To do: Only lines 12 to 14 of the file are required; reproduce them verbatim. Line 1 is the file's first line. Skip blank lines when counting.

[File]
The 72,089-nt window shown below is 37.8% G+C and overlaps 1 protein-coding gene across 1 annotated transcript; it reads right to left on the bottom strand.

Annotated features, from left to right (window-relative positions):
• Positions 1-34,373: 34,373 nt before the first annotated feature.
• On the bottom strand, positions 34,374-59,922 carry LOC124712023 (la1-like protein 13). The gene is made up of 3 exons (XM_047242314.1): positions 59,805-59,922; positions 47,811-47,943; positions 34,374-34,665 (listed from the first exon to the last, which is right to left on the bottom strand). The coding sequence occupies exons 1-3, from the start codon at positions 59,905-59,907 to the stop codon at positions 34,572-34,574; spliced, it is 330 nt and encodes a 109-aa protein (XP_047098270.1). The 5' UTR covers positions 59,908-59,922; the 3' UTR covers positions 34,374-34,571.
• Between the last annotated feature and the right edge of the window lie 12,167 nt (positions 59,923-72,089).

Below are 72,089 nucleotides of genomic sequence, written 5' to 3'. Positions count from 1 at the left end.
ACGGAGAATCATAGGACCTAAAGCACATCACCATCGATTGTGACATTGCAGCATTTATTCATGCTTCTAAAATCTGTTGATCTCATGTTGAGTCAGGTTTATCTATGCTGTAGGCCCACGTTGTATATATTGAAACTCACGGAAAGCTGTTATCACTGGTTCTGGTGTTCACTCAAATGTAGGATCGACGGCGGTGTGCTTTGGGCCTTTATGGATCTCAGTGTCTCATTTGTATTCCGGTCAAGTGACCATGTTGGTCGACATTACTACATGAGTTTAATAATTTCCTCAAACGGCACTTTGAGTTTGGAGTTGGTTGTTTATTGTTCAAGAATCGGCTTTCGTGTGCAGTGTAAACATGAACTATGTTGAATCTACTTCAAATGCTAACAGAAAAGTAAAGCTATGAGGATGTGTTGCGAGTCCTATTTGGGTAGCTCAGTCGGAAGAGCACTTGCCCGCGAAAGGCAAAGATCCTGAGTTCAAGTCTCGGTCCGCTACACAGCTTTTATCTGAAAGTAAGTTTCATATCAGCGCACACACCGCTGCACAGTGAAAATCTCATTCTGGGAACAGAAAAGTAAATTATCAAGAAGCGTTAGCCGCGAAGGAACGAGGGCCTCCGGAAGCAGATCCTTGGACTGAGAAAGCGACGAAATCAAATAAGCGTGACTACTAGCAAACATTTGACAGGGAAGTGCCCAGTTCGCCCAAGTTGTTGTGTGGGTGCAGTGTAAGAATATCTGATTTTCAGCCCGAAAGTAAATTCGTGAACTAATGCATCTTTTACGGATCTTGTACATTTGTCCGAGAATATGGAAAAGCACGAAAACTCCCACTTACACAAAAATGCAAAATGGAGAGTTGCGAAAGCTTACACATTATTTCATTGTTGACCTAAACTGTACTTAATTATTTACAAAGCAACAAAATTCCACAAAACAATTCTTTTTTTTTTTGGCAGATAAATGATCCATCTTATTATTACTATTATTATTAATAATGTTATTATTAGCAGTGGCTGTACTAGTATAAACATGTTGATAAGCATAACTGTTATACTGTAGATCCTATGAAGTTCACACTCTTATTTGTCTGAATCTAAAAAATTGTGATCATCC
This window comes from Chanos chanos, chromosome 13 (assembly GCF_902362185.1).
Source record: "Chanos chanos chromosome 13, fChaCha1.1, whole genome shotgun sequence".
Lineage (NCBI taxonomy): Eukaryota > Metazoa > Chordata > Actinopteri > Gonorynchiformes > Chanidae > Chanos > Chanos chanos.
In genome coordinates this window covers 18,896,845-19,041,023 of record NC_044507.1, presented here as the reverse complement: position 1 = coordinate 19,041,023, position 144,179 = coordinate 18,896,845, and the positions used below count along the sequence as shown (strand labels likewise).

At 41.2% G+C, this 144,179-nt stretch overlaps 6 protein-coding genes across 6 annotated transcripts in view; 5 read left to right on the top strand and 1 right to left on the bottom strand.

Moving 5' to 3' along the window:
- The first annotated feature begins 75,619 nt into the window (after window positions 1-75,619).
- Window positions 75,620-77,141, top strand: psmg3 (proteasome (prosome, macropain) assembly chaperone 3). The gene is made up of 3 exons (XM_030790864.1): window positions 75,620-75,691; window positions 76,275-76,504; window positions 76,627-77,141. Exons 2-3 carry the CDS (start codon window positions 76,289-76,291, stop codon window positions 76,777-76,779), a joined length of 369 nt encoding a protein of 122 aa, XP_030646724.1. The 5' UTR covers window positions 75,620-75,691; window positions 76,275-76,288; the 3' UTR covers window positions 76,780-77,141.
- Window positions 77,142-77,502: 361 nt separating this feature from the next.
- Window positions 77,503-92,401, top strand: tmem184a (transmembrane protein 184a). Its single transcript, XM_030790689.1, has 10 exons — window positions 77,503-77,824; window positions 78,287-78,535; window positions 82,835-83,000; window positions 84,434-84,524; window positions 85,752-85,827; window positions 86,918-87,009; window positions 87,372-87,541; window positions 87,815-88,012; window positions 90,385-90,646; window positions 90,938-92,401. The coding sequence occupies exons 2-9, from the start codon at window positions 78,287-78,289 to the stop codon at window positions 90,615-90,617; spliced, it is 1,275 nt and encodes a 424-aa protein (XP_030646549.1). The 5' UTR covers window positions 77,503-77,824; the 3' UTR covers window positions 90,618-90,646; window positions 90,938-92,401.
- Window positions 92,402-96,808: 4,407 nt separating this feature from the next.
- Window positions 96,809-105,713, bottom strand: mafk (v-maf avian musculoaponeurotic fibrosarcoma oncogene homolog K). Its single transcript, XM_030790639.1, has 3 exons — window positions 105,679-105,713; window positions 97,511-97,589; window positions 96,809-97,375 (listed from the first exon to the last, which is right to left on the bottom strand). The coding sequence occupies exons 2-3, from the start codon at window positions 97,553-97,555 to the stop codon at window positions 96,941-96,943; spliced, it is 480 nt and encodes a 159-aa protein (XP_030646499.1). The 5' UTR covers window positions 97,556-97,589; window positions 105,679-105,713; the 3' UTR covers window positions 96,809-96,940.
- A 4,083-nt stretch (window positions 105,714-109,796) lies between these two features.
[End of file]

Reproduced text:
At 41.2% G+C, this 144,179-nt stretch overlaps 6 protein-coding genes across 6 annotated transcripts in view; 5 read left to right on the top strand and 1 right to left on the bottom strand.

Moving 5' to 3' along the window:
- The first annotated feature begins 75,619 nt into the window (after window positions 1-75,619).